A few years ago I published an article comparing bentgrass to bermudagrass greens. I had just walked off a course in which the bermudagrass was young and rock hard. It was the complete opposite of bentgrass greens. Suffice it to saw, I was not happy. I vowed that bentgrass was far superior to bermudagrass. So, what makes bentgrass greens so great?
If you are like me, you are watching the 2019 President’s Cup at Royal Melbourne and are seeing the Americans struggle with their putting. The speed is a challenge; even for the guys that have been playing throughout the fall in Florida and southern California. You don’t get to practice on greens like those at the President’s Cup. Royal Melbourne has a unique strain of bentgrass known as Sutton’s Mix. Like any private county club with a budget, bentgrass greens and a competent superintendent, you can expect the putting to be fast. Faster than fast.
When I first joined the Hasentree Club in Wake Forest, North Carolina the greens were bentgrass. During tournaments, members would literally walk off greens and go home because they were so fast. On hole #7, a par 5 with a semi false front, there were golfers taking scores in the double digits regularly. One year, three people walked off hole #7 and quit during the club championship.
For the first five years of my “golf career” I had to learn how to putt on super fast bentgrass greens. Think of putting on a linoleum floor. As one of the announcers said during the Presidents Cup, putting from just off the green is like putting from the top of a car, onto the windshield and trying to stop it on the hood. I know that feeling all too well.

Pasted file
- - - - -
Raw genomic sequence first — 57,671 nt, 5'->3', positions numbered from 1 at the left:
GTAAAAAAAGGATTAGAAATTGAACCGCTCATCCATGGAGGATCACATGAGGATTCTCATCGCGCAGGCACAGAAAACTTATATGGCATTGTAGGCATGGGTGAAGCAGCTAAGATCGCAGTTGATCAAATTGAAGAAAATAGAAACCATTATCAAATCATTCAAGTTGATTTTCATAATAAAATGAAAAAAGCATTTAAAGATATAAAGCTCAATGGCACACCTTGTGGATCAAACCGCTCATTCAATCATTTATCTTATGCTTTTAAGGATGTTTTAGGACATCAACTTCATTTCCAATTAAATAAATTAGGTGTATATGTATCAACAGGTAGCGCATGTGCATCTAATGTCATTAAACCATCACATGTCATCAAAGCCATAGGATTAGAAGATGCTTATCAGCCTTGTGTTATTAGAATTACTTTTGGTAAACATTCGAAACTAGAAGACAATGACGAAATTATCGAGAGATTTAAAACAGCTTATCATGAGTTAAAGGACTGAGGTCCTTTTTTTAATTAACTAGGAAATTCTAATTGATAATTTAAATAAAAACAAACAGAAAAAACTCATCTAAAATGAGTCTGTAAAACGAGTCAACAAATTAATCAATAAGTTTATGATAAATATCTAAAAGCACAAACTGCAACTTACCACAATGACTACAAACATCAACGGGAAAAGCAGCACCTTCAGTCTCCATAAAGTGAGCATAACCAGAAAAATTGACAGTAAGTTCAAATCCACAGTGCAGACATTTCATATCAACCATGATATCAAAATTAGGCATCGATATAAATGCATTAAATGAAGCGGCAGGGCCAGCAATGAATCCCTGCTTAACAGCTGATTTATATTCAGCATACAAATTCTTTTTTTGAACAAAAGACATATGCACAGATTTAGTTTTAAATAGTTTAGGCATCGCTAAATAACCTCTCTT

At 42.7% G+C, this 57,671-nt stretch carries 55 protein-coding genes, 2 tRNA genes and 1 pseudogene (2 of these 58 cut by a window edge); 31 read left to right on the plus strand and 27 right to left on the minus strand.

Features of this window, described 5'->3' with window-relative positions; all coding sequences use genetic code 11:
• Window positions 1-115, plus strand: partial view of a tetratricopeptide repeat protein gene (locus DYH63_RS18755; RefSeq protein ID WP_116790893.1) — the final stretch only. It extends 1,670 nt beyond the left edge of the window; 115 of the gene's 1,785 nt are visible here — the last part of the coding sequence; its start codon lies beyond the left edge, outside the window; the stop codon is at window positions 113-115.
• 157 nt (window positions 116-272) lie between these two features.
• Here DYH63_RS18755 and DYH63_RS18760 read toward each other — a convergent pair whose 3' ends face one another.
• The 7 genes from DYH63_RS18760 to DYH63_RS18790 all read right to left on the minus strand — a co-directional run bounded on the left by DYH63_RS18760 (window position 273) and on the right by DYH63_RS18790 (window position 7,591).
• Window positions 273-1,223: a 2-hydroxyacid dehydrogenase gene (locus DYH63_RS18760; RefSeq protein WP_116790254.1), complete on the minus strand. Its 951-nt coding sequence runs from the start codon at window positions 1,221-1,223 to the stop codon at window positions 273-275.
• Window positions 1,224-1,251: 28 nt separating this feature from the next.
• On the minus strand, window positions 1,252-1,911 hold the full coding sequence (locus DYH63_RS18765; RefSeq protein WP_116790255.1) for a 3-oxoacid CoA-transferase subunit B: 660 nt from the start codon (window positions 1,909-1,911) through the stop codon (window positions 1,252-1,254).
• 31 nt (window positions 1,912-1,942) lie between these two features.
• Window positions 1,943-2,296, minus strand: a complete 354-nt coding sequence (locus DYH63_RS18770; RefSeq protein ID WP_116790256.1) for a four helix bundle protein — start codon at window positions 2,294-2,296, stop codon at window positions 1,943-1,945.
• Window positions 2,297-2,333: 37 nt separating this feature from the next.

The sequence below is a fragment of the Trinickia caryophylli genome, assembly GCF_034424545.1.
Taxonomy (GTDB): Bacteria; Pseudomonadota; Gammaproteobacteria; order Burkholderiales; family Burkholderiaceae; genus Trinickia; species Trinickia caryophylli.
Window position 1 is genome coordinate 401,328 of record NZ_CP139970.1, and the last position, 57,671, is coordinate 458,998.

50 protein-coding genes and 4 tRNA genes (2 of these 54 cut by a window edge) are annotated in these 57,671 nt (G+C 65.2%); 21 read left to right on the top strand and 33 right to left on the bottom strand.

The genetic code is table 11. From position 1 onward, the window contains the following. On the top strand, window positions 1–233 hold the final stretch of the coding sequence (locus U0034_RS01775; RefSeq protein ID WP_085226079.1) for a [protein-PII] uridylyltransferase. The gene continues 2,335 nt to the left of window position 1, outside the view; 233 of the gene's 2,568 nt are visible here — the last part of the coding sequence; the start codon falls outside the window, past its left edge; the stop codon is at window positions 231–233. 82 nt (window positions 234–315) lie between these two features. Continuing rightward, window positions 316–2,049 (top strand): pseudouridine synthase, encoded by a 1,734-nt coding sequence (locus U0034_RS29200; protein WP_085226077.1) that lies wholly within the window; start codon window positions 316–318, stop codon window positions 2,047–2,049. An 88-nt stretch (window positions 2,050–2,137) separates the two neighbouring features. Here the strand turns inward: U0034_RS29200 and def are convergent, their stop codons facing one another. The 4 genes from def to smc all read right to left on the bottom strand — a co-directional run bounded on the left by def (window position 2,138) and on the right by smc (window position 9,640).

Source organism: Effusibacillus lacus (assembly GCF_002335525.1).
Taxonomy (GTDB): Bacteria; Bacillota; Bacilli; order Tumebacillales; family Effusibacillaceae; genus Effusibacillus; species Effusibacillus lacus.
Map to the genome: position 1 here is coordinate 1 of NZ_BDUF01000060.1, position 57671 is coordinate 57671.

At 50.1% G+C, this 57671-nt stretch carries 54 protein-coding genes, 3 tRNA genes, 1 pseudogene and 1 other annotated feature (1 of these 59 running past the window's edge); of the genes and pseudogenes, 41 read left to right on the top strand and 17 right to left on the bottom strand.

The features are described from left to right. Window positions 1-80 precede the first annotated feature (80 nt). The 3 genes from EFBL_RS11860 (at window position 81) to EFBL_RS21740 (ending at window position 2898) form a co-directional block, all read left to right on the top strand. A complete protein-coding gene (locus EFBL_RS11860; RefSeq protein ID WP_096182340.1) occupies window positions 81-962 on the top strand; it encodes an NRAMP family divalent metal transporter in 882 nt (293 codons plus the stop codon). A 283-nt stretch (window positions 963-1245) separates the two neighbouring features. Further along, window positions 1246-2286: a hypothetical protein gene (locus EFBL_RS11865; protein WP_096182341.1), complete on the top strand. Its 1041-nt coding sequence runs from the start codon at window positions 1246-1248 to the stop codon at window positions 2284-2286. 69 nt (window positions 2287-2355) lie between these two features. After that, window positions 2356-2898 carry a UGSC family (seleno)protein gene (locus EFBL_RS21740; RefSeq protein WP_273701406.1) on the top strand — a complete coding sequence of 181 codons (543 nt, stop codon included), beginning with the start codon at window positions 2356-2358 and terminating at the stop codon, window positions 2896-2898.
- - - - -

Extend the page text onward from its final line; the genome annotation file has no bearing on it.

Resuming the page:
In the last several years, most private country clubs in the south have gone to Champion Bermudagrass as it is much easier to maintain during the hot summer months. As much as anyone loves to putt on the pure and fast bentgrass greens, they can be eaten up during the heat of the summer. The golf course superintendents are fighting the battle of keeping the greens watered and soft while also allowing members to play. There are many times you will hit a chip shot onto the green and a huge chunk of the green will go flying.
After several summers of losing greens, Hasentree went to Champion Bermudagrass. Hope Valley, Old Chatham, Governor’s Club and many other private clubs in the Raleigh, Durham and Chapel Hill area have also gone to Bermudagrass. There are still a handful of courses in the Triangle fighting the bentgrass battle. Two that come to mind are Wakefield Plantation and Treyburn. UNC Finley is a public course that still has bentgrass. That said, this is not the pure bentgrass you see in places like Cashiers/Highlands and near Boone. Courses like Elk River, Grandfather Mountain, Linville Country Club, Cullasaja, Wade Hampton, Wildcat Cliffs and Mountaintop all have pure bentgrass that is phenomenal.
You may have heard of this course called Augusta National. Yeah, they still have bentgrass too. But, they do not have member play during the heat of the summer and they let the bentgrass grow after The Masters. Interestingly, the architect that designer Augusta National, Alister Mackenzie, also designed Royal Melbourne. The challenge of his courses are not tight driving holes or the distance of the course. The challenge is the approach shots to very undulated greens.
You can be on the green at Augusta National or Royal Melbourne and have to lay up putt and hope to two putt. This is not common for the average amateur. Imagine being on the green and having to lay up with a putt. It’s like a toughie tournament but every single time you play.
If you get the opportunity to play in Cashiers/Highlands, Boone or in the mountains of Georgia, North Carolina or Virginia, go enjoy some of the most pure and fast bentgrass greens in the world. If you happen to catch one of these private country clubs near their club championship or member guest, you can expect to three putt half a dozen times, or more.